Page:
Bright eyed and bushy tailed, isn't that how everyone is before they actually get into a job? Scaling back my expectations and goals, that is what the first year was like. There were some setbacks, not least of which was finding out I was to teach almost a full class load on top of the library responsibilities. Did I mention that I was also the ICT department chair and there was no curriculum to speak of? Right, winnow down your expectations a little there.
This isn't to say I've given up, of course. The work ethic that was
1. Complete documentation for the library. Fortunately, thanks to the excellent education I received at the University of Michigan School of Information this should be relatively simple. I took an entire course which prepared me to produce this documentation. In fact, I've already pulled out the collection development plan a couple of times, to illustrate why some books are not appropriate for our school library (hint: ICT books from 1989 are not appropriate for most school libraries). Unfortunately, for some reason, the document was lost when my Google site was lost (still hoping we can find it out there, Google supposedly keeps multiple copies of things).
For me, documentation is essential to any workplace. The most frustrating thing about any job is going in and having no idea where things are, what is expected of you, and what type of resources are available to you. With students it's even more difficult because you have no idea what they are capable of if you have no documentation. Last year was spent ascertaining what level the students were on and now I have a clean slate to design a curriculum for them.
On a side note, I cannot over-stress how important it is to not reinvent the wheel when it comes to designing curriculum. Sure, don't just print it off and expect it to work perfectly for you, but you also don't need to start from scratch every time. This was my major breakthrough last year.
2. A properly cataloged library. In our world of instant gratification and unbridled access to information, I think having a properly cataloged and searchable library is essential. When we throw kids out onto the un-cataloged web we do them a disservice, because they are left floundering, wondering where they should go. By properly organizing the library I hope to teach students the importance of organizational skills. Not because I enjoy putting things in order (although, to be honest, I do), but because without organization, information is useless and we limit ourselves and what we can find.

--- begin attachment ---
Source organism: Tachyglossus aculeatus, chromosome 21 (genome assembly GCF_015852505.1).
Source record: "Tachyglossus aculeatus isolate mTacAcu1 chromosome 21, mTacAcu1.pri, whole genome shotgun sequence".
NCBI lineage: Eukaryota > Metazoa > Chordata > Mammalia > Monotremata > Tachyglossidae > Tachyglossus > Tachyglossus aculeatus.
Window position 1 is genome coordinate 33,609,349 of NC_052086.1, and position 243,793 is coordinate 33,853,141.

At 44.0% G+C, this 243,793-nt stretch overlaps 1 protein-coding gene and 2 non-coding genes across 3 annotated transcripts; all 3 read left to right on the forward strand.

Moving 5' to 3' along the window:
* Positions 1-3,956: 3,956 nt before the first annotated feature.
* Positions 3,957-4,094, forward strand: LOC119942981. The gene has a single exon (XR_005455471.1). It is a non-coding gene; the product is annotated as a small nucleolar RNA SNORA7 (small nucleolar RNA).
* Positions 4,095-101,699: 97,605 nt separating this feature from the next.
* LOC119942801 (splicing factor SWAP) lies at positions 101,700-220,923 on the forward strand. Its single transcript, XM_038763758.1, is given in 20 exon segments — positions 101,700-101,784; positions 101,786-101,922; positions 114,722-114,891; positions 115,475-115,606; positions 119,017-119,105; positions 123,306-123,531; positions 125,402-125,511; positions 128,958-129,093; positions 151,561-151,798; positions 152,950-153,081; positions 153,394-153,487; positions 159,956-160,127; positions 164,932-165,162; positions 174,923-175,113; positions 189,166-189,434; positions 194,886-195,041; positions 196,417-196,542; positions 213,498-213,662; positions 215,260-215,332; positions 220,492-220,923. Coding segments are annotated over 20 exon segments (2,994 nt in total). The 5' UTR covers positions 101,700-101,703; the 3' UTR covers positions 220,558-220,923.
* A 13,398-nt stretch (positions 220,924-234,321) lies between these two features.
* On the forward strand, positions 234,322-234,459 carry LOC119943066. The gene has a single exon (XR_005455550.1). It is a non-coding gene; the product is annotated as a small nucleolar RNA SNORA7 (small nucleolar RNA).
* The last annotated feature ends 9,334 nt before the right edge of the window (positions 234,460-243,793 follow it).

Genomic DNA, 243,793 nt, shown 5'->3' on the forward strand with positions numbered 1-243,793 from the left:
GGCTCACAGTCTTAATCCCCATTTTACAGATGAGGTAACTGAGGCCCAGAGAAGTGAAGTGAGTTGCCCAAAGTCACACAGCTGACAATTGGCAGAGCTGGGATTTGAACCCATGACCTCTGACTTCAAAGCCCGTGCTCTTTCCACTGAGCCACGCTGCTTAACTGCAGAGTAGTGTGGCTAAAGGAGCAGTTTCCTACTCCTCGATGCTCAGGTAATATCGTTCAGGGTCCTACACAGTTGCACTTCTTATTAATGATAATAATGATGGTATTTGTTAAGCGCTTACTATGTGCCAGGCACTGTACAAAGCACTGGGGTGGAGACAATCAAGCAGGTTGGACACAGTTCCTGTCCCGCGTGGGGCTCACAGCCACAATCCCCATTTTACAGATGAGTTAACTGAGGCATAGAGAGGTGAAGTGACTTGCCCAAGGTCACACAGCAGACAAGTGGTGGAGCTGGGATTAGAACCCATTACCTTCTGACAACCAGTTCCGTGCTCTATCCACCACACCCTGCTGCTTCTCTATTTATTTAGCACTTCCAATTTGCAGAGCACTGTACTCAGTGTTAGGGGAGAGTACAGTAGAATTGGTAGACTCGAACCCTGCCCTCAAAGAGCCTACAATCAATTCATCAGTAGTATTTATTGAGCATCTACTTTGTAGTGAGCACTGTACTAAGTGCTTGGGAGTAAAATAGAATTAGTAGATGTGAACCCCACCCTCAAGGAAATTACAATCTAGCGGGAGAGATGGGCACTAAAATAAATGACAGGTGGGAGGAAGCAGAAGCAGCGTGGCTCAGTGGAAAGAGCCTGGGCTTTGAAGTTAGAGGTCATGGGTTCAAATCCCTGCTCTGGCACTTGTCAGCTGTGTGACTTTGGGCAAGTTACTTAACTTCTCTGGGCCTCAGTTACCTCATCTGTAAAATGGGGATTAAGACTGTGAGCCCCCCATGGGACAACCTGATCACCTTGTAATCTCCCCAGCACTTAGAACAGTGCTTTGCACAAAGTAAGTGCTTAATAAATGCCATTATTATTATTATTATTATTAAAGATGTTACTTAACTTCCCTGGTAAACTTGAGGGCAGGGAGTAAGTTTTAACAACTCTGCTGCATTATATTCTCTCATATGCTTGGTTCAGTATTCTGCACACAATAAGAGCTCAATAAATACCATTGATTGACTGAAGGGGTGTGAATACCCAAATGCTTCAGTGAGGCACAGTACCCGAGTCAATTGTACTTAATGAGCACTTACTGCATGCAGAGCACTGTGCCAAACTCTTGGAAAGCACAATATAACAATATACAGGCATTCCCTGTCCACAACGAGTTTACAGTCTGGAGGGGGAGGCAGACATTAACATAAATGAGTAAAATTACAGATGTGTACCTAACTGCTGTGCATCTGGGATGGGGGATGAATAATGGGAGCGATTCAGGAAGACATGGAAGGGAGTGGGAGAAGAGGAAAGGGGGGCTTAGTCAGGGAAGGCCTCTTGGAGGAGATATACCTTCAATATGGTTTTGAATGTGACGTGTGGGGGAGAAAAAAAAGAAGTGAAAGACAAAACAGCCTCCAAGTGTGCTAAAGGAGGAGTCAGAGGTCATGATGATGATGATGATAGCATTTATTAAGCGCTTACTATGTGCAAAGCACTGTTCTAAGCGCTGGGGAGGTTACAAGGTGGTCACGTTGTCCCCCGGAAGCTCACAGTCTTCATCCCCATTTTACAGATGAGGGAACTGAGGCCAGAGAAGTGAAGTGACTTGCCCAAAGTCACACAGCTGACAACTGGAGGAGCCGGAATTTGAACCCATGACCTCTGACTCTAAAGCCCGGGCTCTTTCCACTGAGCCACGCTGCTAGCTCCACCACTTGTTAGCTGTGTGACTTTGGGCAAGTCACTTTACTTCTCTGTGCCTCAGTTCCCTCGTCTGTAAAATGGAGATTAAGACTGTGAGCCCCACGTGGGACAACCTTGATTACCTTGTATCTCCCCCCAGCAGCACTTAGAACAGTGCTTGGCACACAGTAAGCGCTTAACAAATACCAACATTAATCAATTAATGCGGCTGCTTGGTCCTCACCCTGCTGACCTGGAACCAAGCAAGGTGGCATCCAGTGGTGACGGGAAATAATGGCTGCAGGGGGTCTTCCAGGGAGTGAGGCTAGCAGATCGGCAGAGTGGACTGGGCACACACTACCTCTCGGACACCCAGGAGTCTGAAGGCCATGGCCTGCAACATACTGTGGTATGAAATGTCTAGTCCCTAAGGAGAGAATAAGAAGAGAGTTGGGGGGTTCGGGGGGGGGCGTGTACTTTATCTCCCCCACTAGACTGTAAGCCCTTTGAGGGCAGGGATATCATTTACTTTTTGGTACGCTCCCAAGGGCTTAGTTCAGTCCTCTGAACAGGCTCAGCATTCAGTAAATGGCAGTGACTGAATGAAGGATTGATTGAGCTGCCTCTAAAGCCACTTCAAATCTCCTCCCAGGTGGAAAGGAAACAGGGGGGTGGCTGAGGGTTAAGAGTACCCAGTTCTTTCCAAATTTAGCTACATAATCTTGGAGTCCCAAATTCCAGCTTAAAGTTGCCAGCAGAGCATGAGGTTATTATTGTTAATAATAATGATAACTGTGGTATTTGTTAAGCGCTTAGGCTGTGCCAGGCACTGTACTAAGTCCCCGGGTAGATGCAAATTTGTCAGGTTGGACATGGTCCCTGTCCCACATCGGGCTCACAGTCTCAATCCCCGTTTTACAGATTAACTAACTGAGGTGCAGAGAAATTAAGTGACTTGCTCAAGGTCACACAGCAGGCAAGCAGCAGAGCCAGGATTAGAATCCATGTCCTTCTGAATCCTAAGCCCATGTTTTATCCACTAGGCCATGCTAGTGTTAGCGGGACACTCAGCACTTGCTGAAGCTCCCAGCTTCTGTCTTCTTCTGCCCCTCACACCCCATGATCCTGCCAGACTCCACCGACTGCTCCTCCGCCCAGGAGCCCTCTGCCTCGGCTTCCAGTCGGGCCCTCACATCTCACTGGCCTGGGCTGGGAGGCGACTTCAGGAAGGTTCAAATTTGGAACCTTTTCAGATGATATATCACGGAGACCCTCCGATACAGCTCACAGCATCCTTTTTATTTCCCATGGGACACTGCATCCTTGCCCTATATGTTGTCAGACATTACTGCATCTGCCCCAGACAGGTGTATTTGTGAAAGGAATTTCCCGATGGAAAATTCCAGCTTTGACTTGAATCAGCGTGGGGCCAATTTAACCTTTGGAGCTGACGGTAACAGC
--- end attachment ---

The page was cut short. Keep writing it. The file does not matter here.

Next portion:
I could digress into a discussion about how we minimize the importance of properly organized libraries, archives, and other information centers, but I'll save that for another post.
3. A user-friendly library. This has been the easiest task. When I first came to the library it was arranged in boring rows, with all the books (fiction and non-fiction) classed according to the Dewey Decimal system. There was a reading area with carpet, but it was drab, there were no decorations, very little group seating, hardly any storage, no book drop, and the walls were a ridiculously ugly cream color (which had a hint of green). After much discussion and masses of back and forth emails, I was able to acquire some primary colored paint. It's amazing what a few coats of paint can do.
The seating area has floor cushions (although not nearly enough). We're working on rotating displays, and I introduced my assistant to Pinterest.
Mind you, all of these goals are library related. I will have other goals relating to my education and technology goals, but right now I'm trying to build the infrastructure, I need goals that I can attain. I would love to implement a professional development program to introduce teachers to new technology products, on the other hand many of them are just now exploring their Google Apps products, such as email, Engrade (which I adore, and it is free!), Blendspace, Blogger, etc. There's enough to be explored in those that we don't need to add a ton on top of it. I want the teachers to be more comfortable with these basic programs before we delve into something more advanced. Also, using technology for the sake of using technology is not sustainable. It takes some time to determine what we need, find the right tool, learn how to use the tool, and then implement it with the students. I've just gotten the students signed up to do digital portfolios on Blogger and many of them can submit their work on Engrade, so we're taking baby steps in the right direction.